Levels of anti-core and anti-NS3 IgG1 antibodies were not related to the viral load in patients nor to the presence of cryoglobulinemia, ALT levels, or degree of liver fibrosis. In contrast, anti-NS3 IgG4 antibody levels were higher in patients with lower viremia, suggesting the involvement of these immunoglobulins in the control of HCV replication, since the NS3 protein is directly involved in this viral process. Although there was a statistically significant correlation between anti-NS3 IgG4 antibody levels and viremia, it could not be biologically validated using our study’s patient sample size (n = 60; error type I = 0.05, error type II = 0.2).

IgG1 immunoglobulin is the highest produced IgG subclass in the body, being the most abundant immunoglobulin of this isotype detected in secondary immune responses. IgG1 activates the classical complement pathway and possesses a precipitating capacity. The production of IgG1 antibodies is regulated by IL-21/IL-4/IL-10, and its Fcγ region confers the ability of these immunoglobulins to interact strongly with different Fcγ receptors, which are present in several cell types 17,18.

In contrast, IgG4 antibodies are present at lower serum concentrations. IgG4 antibodies interact weakly with Fcγ cell receptors and are unable to activate complement or cross-link epitopes of the same antigen, which is related to their property of recombining their combinatorial sites (Fab-Arm Exchange), forming antibodies with dual-antigenic specificity19. Induction of IgG4 antibodies depends on chronic or repeated exposure to antigens, the presence of IL-4, IL-13, and IL-10, and regulatory T cells20. IgG4 antibodies have been found mainly in autoimmune diseases, such as pemphigus and myasthenia gravis21,22. They have also been described in parasitic infections, such as schistosomiasis and toxoplasmosis, and in some viral diseases such as dengue23. IgG4 antibodies compete with other Ig subclasses for the same antigen. In allergic reactions, they behave as blocking antibodies, competing with IgE to prevent basophil and mast cell activation and histamine release. Furthermore, IgG4 antibodies may interfere with T cell activation mediated by IgE antibody-regulated antigen presentation24,25. Thus, production of anti-NS3 IgG4 antibodies could result from the persistence of HCV infection, along with Th2 profile cytokines, IL-10, and regulatory T cells.

Although the results presented here are promising, the present study had some limitations, as mentioned above. Thus, it is necessary to test the presence of anti-NS3 IgG1 and IgG4 antibodies in a larger cohort of patients with chronic hepatitis C, including subjects infected with other HCV genotypes. Further, the impact of SVR on production of these antibodies deserves future investigation to elucidate the relationship between anti-NS3 IgG4 antibodies and HCV viremia. In conclusion, the immune response of IgG1 and IgG4 isotypes to structural and non-structural HCV antigens seems to differ in antigen specificity. Thus, while IgG1 antibodies can be produced against both antigen types, non-structural HCV proteins, such as the NS3 antigen, can selectively stimulate the immune response of IgG4 antibodies.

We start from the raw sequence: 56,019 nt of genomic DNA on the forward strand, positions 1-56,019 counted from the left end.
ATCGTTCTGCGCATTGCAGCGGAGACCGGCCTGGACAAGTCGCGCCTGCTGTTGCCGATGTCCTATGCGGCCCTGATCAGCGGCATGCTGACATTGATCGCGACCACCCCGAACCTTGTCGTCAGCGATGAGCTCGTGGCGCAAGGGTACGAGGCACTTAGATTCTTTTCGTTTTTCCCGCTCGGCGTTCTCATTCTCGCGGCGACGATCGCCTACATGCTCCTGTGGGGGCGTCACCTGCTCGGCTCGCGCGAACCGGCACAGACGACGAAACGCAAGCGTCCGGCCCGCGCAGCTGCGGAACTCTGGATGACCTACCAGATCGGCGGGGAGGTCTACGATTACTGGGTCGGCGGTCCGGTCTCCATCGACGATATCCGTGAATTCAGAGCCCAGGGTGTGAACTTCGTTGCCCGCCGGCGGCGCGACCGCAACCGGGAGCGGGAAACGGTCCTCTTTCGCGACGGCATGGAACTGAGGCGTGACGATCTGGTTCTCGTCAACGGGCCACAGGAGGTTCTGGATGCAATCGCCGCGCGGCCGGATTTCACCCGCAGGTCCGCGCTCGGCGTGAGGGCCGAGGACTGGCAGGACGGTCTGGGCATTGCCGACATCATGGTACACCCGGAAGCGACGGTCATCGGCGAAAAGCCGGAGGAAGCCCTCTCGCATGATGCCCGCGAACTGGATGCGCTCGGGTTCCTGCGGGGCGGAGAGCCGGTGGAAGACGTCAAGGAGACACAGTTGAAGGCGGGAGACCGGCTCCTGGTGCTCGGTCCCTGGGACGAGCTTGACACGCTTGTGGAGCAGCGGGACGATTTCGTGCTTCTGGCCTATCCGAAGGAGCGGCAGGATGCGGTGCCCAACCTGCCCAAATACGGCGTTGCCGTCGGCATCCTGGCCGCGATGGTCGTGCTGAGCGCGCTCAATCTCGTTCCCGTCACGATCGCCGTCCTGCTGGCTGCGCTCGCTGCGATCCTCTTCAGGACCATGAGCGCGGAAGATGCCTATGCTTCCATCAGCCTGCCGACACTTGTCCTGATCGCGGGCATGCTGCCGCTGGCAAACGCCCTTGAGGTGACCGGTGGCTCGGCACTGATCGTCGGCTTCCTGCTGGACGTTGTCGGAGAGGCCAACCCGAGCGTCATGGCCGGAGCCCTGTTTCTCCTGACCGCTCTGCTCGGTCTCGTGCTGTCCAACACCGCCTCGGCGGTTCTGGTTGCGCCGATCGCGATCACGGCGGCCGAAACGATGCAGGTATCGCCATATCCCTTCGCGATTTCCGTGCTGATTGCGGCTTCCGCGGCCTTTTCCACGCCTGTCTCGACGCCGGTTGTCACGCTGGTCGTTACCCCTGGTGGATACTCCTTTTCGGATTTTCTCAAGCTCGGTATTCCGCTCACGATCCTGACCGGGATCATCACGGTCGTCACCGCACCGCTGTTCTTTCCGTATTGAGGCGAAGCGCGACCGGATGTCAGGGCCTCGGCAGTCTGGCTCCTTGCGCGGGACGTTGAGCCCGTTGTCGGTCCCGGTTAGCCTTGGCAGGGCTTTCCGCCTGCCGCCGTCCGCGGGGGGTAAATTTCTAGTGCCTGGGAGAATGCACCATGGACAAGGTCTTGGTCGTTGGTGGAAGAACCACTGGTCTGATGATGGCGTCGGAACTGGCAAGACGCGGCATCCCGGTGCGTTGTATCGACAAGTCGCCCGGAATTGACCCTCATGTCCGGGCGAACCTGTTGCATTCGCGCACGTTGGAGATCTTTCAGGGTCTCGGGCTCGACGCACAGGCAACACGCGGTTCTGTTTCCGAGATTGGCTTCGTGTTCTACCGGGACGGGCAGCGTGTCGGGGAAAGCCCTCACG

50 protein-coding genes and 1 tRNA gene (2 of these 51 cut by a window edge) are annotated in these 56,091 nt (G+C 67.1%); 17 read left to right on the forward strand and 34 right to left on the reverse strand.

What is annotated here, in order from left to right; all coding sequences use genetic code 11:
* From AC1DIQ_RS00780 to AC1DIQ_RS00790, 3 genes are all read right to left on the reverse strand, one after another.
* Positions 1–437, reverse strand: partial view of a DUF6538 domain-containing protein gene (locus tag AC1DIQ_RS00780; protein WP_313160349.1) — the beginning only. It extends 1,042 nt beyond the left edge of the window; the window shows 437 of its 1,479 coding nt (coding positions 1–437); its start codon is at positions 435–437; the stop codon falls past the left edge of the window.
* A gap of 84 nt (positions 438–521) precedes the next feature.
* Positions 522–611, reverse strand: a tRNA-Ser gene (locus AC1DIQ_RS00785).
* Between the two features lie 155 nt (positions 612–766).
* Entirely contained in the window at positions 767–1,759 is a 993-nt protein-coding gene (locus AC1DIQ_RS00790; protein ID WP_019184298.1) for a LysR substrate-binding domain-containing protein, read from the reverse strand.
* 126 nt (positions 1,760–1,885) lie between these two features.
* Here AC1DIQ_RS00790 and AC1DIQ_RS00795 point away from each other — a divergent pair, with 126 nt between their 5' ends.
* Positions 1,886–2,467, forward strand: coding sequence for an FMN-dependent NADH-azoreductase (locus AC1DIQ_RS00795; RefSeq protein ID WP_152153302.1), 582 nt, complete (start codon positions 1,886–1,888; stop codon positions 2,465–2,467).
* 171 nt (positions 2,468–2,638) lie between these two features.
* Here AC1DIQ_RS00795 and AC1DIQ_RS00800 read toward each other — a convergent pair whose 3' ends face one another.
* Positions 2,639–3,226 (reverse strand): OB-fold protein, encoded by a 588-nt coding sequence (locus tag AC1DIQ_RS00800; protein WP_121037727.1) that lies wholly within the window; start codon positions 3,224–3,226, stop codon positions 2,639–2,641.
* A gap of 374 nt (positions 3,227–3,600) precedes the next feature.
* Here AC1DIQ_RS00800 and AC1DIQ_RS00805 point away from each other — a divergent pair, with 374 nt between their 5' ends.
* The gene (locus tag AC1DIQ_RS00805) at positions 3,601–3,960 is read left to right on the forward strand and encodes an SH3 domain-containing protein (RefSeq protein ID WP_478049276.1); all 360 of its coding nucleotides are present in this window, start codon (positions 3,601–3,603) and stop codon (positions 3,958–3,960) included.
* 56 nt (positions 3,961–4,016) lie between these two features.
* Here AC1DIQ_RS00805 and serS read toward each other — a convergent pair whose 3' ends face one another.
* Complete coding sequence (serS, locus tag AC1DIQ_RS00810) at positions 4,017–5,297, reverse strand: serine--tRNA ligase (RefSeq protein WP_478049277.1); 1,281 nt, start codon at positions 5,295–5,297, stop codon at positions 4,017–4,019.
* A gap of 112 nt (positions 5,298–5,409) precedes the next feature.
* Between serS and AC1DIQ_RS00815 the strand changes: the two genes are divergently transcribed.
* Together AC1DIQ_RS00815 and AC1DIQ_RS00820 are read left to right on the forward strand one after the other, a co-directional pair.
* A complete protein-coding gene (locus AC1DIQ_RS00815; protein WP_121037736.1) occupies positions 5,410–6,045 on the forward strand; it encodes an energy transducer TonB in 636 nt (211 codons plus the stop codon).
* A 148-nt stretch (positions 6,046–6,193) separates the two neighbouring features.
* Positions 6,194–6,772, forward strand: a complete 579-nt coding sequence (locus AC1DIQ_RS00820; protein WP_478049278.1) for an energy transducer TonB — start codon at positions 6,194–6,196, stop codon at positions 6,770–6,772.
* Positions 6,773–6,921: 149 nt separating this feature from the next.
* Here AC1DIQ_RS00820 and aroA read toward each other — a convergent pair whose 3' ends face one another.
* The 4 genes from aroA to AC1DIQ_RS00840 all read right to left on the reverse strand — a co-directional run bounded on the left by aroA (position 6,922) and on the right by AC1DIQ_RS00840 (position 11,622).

REFERENCES

1. Gower E, Estes C, Blach S, Razavi-Shearer K, Razavi H. Global epidemiology and genotype distribution of the hepatitis C virus infection. J Hepatol. 2014; 61(Suppl 1):S45-57. [ Links ]

2. Manns MP, Buti M, Gane E, Pawlotsky JM, Razavi H, Terrault, et al. Hepatitis C virus infection. Nat Rev DisPrimers 2017;3:17006. [ Links ]

3. Lange C, Sarrazin C. Hepatitis C: Diagnostic tests. In: Mauss S, Berg T, Rockstroh J, Sarrazin C, Wedemeyer H, editors. Hepatology - A clinical textbook, 8th edition. London: Druckerei Heinrich GmbH., Koblenz; 2017. p. 229-51. [ Links ]

4. Ishii S, Koziel MJ. Immune responses during acute and chronic infection with hepatitis C virus. Clin Immunol. 2008;128(2):133-47. [ Links ]

5. Castillo I, Pardo M, Bartolomé J, Ortiz-Movilla N, Rodríguez-Iñigo E, de Lucas S, et al. Occult hepatitis C virus infection in patients in whom the etiology of persistently abnormal results of liver-function tests is unknown. J Infect Dis. 2004;189(1):7-14. [ Links ]

6. Pardo M, López-Alcorocho JM, Rodríguez-Iñigo E, Castillo I, Carreño V. Comparative study between occult hepatitis C virus infection and chronic hepatitis C. J Viral Hepat. 2007;14(1):36-40. [ Links ]

7. Sällberg M, Rudén U, Wahren B, Magnius LO. Immune response to a single peptide containing an immunodominant region of hepatitis C virus core protein: the isotypes and the recognition site. Immunol Lett. 1992;33(1):27-33. [ Links ]

8. Hempel G, Galle PR, Löhr HF. Quantitative analysis of specific Th1/Th2 helper cell responses and IgG subtype antibodies in interferon-alpha-treated patients with chronic hepatitis C. J Med Virol. 2001;64(3):340-9. [ Links ]